Review Summary: The UK's premier rock outfit (it says here)
Royal Blood were your classic old fashioned word of mouth hit back in 2014, winning over an audience with their unassuming approach to both music making and self promotion. Despite the success of acts like The White Stripes and Sleigh Bells the two-piece set up was still somewhat of a novelty and thus managed to spark more interest than you'd perhaps expect a standard up-and-coming rock group to garner; to seal the deal this enviable hype was further bolstered by a steadily growing reputation as an intense live act.
The 'two-man band' approach lends itself to a tight live show of course, though such benefits are likely to come with manifold associated costs, the impact of which will be particularly swingeing if the band in question shy away from overlaying live-recorded riffs or taking a second guitarist on the road. Yes, this act are resolutely (stubbornly") a two-piece to their very core, always keeping their compositions as simple and riff-centric as humanly possible; in short, Royal Blood songs are numbingly predictable and any surface level appeal they generate tends to fade lightning flash quick, sometimes before you can even finish an introductory listen. As laudable as it is that this band have stuck to what they believe to be their unique winning formula, in this case the result is pure undiluted tedium.
Lead singer Mike Kerr is one of the least inspired vocalists and lyricists currently operating. Listening to him toil away fruitlessly on this material you'll soon have a newfound respect for the likes of Josh Homme and Alex Turner; the latter can't claim to possess a voice that's even particularly well suited to heavy rock in this stoner-ish style, but when compared to what's on offer here the king of the Arctic Monkeys (eh) can hold his head up high. Rock lyrics in 2017 don't need to reinvent the wheel but surely there's no need for them to be quite as generic and meaningless as this; what we have here is a never ending assembly line of empty rock n' roll platitudes coupled with a charisma-free voice that knocks stone dead any chance this band had of being anything more than a stock riff machine.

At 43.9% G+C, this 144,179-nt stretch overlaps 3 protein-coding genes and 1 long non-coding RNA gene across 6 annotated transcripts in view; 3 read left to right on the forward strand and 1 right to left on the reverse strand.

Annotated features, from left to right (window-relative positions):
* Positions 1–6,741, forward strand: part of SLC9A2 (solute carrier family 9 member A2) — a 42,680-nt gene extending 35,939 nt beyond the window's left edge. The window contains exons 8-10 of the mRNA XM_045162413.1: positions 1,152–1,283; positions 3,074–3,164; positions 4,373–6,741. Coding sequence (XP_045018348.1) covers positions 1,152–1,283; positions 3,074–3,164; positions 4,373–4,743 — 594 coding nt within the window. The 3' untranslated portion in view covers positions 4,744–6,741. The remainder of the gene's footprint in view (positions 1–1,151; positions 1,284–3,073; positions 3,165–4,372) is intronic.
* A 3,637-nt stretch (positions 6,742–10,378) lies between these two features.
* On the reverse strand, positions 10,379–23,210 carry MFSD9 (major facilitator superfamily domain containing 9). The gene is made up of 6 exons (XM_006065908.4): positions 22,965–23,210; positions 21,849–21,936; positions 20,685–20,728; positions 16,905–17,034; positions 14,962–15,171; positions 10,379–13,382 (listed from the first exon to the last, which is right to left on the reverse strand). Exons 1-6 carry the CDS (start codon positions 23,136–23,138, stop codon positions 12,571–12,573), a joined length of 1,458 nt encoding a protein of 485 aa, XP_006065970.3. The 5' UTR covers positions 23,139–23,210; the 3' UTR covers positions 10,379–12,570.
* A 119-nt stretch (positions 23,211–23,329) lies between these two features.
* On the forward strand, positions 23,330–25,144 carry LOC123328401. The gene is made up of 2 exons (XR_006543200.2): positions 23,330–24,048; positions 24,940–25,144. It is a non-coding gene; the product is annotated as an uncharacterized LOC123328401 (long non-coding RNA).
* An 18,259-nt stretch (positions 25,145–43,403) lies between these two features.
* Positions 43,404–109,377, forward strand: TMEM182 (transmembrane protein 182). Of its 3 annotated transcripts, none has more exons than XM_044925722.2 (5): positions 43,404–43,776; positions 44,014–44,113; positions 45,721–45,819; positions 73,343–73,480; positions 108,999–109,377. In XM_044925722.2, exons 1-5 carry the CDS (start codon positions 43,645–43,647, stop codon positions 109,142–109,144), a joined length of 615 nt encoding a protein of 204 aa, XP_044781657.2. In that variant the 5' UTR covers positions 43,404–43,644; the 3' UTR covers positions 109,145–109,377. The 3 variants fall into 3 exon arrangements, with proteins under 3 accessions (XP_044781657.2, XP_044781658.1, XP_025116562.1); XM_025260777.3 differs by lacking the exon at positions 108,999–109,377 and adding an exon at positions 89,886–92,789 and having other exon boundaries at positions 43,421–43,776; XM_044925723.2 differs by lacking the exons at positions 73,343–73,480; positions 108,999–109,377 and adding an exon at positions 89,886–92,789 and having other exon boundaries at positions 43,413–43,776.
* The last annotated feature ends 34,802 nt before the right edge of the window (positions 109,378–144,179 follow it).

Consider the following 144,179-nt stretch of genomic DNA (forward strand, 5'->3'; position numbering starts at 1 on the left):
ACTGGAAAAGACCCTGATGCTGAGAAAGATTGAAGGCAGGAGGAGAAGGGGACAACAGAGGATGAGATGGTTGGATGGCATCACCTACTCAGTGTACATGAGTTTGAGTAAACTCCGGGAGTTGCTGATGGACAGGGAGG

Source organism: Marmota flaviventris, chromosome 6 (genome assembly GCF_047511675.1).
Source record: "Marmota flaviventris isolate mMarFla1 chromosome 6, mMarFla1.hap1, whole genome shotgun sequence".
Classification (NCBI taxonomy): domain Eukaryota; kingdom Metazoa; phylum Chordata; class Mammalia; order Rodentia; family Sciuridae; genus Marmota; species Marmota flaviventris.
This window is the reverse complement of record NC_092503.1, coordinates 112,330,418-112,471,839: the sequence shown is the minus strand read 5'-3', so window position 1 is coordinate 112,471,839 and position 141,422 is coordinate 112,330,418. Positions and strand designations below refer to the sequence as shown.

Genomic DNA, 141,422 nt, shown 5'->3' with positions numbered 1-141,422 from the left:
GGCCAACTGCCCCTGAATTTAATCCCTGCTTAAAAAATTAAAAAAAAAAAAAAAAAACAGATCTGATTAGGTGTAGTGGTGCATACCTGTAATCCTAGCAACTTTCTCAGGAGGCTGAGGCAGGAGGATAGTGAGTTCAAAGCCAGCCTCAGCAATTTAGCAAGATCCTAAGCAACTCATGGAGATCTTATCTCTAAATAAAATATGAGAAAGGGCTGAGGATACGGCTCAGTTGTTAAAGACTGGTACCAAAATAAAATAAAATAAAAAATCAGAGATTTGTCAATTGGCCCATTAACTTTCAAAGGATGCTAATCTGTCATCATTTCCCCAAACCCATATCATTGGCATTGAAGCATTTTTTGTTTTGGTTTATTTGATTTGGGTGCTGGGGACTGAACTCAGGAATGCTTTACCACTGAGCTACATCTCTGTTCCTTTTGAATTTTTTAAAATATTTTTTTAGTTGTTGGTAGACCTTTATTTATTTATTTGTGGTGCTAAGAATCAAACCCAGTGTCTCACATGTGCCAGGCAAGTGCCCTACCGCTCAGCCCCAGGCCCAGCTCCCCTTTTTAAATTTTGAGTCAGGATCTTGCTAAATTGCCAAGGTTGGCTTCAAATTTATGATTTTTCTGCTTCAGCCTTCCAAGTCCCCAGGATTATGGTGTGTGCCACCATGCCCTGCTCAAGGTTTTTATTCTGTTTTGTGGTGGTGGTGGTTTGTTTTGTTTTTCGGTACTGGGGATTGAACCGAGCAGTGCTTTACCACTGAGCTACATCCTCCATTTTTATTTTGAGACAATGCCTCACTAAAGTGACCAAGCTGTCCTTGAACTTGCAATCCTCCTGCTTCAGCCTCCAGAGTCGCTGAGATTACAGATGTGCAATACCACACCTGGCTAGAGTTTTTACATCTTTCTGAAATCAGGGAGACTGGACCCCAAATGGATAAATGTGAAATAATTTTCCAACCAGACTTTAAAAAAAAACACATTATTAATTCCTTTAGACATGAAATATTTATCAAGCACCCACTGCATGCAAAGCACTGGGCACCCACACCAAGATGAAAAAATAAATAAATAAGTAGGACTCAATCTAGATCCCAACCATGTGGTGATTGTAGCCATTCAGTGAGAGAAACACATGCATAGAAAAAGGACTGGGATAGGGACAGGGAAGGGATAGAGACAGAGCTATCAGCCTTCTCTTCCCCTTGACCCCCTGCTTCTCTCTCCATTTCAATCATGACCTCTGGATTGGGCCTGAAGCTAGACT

So how do they rate as a riff machine" On the debut they scored high enough in this regard, the sped up outro to 'Figure it Out' was of course an old trick, but an established classic for a reason. Other straightahead rockers like 'Little Monster' never approached the level of the best material by peers Queens of the Stone Age but had some charm about them nonetheless. What's shocking on 'How Did We Get So Dark"' is how just a couple of seemingly minor calibrations to the machine has resulted in total catastrophic failure; noticeably fewer memorable passages, a little less bite in the mix, that's all it took for the wheels to drop off. Tellingly, there's barely a song here that ups the pace beyond a plod and those that do make some effort ('Where Are You Now"' springs to mind) come across as utterly flaccid irrespective. The Josh Homme style backing vocals are so prevalent on this release they end up stealing the energy out of each and every song like some kind of ginger haired, desert dwelling succubus.
So at the final count what does this release amount to" Well, at a push you have one relatively catchy song in the shape of 'Hook, Line and Sinker' delivered by a band so shamelessly in thrall of their American peers they'd make Gavin Rossdale's pubic bush blush a burning bright crimson.